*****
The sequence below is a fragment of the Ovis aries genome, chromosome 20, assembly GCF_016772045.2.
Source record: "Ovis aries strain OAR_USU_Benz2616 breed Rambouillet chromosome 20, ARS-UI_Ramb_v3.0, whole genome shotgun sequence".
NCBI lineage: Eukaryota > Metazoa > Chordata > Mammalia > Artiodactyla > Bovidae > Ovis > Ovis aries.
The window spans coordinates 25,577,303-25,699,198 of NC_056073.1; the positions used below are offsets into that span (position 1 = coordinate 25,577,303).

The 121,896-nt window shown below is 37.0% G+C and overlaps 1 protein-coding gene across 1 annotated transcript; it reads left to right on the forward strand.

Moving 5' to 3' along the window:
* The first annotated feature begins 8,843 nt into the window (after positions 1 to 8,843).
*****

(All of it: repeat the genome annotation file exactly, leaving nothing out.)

The sequence below is a fragment of the Ovis aries genome, chromosome 20, assembly GCF_016772045.2.
Source record: "Ovis aries strain OAR_USU_Benz2616 breed Rambouillet chromosome 20, ARS-UI_Ramb_v3.0, whole genome shotgun sequence".
NCBI lineage: Eukaryota > Metazoa > Chordata > Mammalia > Artiodactyla > Bovidae > Ovis > Ovis aries.
The window spans coordinates 25,577,303-25,699,198 of NC_056073.1; the positions used below are offsets into that span (position 1 = coordinate 25,577,303).

The 121,896-nt window shown below is 37.0% G+C and overlaps 1 protein-coding gene across 1 annotated transcript; it reads left to right on the forward strand.

Moving 5' to 3' along the window:
* The first annotated feature begins 8,843 nt into the window (after positions 1 to 8,843).